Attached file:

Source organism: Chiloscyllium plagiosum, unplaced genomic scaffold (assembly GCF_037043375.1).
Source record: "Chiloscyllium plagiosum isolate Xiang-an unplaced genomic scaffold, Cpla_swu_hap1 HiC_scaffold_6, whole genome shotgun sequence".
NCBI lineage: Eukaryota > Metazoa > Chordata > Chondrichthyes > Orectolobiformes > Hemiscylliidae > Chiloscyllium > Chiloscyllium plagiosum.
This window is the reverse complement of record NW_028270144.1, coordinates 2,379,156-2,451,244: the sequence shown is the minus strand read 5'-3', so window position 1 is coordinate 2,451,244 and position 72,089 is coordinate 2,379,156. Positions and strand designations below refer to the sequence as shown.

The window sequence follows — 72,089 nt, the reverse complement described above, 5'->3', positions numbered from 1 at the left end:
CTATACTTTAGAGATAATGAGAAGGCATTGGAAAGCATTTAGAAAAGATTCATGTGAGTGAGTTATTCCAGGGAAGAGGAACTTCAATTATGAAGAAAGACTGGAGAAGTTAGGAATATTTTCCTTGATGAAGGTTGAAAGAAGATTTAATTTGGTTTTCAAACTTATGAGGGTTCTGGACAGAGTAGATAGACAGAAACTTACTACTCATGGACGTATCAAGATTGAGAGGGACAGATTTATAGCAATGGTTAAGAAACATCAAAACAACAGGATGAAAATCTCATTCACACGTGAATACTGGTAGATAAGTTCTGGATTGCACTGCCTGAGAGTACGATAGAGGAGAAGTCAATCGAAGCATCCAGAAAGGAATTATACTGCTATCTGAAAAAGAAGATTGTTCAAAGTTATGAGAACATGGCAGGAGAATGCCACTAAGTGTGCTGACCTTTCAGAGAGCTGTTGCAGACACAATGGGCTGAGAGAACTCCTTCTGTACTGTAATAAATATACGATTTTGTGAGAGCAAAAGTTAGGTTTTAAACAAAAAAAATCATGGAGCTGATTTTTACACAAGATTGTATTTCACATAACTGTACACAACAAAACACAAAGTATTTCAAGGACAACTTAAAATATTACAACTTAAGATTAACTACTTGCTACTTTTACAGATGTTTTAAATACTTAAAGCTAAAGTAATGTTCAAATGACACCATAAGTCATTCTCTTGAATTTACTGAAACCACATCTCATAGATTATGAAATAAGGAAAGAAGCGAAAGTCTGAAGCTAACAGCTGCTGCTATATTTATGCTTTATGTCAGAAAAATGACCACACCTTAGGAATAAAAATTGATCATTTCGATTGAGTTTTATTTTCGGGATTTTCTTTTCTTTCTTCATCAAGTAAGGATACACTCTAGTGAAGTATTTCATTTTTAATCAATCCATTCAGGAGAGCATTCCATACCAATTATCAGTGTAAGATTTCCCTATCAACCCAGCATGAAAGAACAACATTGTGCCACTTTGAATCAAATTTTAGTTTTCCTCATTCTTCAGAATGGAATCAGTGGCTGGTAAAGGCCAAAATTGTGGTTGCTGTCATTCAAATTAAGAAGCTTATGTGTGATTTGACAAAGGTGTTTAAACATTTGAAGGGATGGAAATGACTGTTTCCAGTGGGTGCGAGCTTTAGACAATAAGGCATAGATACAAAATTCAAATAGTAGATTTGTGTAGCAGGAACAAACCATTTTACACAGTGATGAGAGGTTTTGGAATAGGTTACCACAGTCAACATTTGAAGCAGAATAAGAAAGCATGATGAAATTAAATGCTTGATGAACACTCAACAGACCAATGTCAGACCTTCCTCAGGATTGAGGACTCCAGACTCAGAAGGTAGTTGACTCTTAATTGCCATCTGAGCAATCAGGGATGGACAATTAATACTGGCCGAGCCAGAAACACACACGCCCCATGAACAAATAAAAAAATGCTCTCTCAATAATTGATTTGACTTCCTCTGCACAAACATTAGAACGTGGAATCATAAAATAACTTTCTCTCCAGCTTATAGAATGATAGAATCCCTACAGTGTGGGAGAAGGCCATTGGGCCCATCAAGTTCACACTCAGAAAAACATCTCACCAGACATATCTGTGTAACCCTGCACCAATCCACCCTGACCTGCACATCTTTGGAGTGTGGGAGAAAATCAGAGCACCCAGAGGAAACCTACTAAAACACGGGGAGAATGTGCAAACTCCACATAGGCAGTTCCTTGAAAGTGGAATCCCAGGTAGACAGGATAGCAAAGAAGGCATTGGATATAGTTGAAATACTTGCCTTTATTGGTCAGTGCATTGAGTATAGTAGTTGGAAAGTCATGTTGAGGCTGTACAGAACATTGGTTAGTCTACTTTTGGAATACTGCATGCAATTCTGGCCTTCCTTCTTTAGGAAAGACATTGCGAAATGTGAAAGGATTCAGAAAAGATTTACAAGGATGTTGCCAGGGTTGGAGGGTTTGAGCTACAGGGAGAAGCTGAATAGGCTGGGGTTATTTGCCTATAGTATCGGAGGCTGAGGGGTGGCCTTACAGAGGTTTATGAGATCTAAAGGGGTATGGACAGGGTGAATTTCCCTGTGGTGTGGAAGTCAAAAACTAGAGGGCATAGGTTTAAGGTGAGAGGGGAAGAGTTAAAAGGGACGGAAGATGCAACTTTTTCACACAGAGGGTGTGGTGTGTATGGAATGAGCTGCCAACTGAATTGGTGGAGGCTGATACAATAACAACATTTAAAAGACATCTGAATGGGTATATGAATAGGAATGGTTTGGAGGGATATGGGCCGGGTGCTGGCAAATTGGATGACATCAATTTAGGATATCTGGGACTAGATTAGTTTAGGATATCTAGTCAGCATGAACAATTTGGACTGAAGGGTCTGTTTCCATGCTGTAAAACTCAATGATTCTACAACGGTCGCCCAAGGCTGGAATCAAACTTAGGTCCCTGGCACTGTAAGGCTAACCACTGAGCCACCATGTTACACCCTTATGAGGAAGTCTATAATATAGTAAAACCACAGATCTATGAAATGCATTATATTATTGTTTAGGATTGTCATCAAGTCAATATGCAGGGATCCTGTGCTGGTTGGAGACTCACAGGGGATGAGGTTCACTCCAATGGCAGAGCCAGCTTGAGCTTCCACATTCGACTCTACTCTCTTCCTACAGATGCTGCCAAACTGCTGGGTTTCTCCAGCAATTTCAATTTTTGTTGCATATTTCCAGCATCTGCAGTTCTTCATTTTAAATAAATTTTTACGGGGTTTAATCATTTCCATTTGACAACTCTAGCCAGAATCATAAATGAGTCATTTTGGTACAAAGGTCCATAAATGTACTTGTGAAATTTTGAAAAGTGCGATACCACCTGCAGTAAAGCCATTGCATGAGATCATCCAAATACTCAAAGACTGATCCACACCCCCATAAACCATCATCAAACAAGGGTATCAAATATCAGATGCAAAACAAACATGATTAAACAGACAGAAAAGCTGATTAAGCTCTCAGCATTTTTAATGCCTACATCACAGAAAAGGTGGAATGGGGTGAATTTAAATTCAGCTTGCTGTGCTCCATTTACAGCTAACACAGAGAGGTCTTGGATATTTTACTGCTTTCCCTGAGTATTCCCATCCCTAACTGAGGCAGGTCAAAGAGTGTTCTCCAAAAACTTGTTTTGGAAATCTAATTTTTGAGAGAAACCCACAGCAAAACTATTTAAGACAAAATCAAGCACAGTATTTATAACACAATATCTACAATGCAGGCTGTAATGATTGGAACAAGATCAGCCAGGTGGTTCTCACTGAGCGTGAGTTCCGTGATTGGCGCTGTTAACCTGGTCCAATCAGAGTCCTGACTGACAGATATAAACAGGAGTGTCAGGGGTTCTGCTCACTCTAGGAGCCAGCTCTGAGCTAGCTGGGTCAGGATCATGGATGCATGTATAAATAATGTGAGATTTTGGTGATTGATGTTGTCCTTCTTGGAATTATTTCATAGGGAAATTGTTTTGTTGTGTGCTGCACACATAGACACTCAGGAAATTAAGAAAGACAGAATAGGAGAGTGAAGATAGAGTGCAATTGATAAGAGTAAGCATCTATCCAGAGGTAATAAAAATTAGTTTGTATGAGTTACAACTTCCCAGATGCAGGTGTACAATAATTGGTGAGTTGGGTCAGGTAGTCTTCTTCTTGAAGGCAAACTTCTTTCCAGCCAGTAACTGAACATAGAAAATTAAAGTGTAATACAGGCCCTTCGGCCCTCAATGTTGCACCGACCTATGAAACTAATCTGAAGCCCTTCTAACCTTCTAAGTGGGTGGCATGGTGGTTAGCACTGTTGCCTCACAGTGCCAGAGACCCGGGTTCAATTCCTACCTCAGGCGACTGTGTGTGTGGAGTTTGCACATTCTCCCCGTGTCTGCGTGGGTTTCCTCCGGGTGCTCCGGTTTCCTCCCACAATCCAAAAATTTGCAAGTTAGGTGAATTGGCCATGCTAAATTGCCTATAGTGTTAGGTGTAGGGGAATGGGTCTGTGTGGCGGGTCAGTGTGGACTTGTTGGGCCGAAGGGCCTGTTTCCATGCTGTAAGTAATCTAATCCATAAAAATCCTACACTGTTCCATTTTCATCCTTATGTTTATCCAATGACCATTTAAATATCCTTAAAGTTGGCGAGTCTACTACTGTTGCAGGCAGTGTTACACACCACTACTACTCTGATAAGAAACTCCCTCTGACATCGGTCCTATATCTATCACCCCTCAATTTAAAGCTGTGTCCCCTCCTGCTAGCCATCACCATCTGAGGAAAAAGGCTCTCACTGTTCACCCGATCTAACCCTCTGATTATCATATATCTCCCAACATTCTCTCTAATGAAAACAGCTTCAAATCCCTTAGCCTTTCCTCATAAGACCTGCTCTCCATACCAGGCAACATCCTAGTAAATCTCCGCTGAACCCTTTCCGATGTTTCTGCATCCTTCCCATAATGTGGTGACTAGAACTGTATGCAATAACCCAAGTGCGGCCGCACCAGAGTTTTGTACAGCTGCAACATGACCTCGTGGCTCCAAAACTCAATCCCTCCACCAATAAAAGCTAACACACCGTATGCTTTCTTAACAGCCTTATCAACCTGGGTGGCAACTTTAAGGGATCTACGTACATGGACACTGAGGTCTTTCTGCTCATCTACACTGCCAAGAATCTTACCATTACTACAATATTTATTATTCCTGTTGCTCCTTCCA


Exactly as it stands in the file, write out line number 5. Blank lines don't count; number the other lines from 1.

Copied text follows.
The window sequence follows — 72,089 nt, the reverse complement described above, 5'->3', positions numbered from 1 at the left end: